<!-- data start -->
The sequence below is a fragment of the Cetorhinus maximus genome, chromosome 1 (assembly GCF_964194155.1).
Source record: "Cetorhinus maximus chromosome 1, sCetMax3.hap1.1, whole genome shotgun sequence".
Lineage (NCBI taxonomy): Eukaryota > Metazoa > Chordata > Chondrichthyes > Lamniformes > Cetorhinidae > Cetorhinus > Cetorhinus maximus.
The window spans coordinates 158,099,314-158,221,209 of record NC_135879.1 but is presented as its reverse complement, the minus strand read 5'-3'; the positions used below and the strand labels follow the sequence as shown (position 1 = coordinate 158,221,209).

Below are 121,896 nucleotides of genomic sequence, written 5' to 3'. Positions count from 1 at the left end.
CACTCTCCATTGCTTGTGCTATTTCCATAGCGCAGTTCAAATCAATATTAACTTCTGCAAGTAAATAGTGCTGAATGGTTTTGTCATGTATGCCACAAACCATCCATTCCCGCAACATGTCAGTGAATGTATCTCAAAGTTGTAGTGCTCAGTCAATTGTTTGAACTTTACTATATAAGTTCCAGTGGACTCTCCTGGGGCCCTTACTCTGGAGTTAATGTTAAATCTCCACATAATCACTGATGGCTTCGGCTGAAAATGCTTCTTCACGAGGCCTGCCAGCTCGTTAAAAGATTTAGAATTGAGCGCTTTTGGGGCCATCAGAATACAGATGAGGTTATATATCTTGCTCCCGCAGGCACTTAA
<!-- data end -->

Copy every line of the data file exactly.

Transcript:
The sequence below is a fragment of the Cetorhinus maximus genome, chromosome 1 (assembly GCF_964194155.1).
Source record: "Cetorhinus maximus chromosome 1, sCetMax3.hap1.1, whole genome shotgun sequence".
Lineage (NCBI taxonomy): Eukaryota > Metazoa > Chordata > Chondrichthyes > Lamniformes > Cetorhinidae > Cetorhinus > Cetorhinus maximus.
The window spans coordinates 158,099,314-158,221,209 of record NC_135879.1 but is presented as its reverse complement, the minus strand read 5'-3'; the positions used below and the strand labels follow the sequence as shown (position 1 = coordinate 158,221,209).

Below are 121,896 nucleotides of genomic sequence, written 5' to 3'. Positions count from 1 at the left end.
CACTCTCCATTGCTTGTGCTATTTCCATAGCGCAGTTCAAATCAATATTAACTTCTGCAAGTAAATAGTGCTGAATGGTTTTGTCATGTATGCCACAAACCATCCATTCCCGCAACATGTCAGTGAATGTATCTCAAAGTTGTAGTGCTCAGTCAATTGTTTGAACTTTACTATATAAGTTCCAGTGGACTCTCCTGGGGCCCTTACTCTGGAGTTAATGTTAAATCTCCACATAATCACTGATGGCTTCGGCTGAAAATGCTTCTTCACGAGGCCTGCCAGCTCGTTAAAAGATTTAGAATTGAGCGCTTTTGGGGCCATCAGAATACAGATGAGGTTATATATCTTGCTCCCGCAGGCACTTAA